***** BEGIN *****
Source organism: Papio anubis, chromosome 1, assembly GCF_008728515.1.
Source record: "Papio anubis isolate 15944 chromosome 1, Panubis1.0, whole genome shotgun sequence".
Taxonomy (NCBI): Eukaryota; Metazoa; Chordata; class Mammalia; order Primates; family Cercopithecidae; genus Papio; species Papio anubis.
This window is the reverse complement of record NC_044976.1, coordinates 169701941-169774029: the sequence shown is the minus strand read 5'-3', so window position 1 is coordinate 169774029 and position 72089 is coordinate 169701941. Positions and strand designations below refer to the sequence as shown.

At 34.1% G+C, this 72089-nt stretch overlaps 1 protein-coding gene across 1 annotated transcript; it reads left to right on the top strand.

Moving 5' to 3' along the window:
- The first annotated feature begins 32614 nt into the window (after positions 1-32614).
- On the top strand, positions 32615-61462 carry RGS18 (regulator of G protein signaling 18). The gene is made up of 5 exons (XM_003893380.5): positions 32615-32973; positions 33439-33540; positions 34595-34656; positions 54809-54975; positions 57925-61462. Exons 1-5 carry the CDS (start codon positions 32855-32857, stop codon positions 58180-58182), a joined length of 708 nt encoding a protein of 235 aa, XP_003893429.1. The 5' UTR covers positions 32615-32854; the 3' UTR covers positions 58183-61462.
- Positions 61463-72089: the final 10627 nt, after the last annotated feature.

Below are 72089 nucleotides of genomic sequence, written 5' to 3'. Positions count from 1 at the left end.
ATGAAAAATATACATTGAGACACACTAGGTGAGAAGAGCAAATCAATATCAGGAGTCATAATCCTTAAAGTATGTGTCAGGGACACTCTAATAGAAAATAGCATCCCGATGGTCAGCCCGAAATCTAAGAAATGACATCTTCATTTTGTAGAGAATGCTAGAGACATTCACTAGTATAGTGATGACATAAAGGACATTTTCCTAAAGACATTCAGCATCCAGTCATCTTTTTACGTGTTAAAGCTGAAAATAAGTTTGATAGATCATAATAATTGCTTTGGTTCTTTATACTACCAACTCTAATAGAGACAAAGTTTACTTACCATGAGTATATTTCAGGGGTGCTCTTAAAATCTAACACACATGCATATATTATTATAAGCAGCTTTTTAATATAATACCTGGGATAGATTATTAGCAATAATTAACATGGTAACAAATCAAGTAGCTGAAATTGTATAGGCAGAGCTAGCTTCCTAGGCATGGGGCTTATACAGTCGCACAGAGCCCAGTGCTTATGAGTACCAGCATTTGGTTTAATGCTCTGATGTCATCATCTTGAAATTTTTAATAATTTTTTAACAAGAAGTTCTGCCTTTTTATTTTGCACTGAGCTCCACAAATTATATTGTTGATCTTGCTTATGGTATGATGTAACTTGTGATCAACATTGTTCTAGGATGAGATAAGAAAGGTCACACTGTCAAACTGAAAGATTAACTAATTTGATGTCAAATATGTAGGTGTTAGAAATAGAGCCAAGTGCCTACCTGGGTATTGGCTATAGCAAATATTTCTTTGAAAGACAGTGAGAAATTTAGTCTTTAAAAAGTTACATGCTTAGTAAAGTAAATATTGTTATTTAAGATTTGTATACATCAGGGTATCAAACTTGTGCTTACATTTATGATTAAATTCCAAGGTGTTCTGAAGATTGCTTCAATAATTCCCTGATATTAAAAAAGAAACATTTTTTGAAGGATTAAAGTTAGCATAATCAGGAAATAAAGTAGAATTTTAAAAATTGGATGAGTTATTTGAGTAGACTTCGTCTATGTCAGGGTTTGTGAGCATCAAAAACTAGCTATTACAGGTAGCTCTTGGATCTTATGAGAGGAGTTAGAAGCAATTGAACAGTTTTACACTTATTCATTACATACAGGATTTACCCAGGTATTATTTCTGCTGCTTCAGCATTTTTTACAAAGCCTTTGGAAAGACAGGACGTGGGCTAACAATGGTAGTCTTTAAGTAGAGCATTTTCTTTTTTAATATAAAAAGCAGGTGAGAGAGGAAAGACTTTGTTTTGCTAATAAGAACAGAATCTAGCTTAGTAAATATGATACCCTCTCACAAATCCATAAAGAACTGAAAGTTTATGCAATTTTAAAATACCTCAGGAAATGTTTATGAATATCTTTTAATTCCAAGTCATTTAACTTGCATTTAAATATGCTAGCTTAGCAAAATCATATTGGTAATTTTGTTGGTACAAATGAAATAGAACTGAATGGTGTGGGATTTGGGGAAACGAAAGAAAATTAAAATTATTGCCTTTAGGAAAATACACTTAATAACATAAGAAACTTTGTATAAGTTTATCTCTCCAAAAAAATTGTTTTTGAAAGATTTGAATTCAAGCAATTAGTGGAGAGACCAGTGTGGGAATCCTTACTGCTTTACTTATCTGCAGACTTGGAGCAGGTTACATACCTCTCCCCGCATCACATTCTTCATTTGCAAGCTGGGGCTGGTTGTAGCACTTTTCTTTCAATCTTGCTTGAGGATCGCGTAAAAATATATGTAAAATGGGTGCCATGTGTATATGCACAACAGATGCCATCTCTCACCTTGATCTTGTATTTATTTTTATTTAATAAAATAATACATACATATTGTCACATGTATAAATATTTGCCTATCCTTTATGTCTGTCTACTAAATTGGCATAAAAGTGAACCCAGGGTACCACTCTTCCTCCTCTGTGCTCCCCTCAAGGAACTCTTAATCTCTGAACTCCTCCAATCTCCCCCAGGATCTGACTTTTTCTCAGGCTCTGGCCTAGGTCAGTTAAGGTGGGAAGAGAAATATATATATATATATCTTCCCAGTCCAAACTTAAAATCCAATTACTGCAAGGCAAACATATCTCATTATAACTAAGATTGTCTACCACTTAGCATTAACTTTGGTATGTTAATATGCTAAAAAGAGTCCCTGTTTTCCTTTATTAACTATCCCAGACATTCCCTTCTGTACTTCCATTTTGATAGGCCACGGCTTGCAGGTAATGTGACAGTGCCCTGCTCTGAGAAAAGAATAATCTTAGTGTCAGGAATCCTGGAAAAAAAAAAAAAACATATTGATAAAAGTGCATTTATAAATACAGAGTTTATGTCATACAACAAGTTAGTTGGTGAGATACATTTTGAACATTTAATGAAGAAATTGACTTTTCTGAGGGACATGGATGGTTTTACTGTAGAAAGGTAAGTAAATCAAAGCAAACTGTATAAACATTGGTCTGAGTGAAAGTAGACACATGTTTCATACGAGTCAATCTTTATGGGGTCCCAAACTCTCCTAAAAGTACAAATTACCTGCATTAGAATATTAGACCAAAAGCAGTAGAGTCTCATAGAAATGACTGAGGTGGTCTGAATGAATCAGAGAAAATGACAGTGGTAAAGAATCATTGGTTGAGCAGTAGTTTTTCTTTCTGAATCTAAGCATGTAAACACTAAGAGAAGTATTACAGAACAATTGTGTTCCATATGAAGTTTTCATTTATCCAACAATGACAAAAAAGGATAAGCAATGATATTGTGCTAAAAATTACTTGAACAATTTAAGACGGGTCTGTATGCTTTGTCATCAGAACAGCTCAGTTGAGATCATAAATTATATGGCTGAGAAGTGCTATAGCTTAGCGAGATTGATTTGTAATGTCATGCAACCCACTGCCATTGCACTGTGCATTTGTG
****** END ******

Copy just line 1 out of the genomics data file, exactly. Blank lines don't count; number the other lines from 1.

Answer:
Source organism: Papio anubis, chromosome 1, assembly GCF_008728515.1.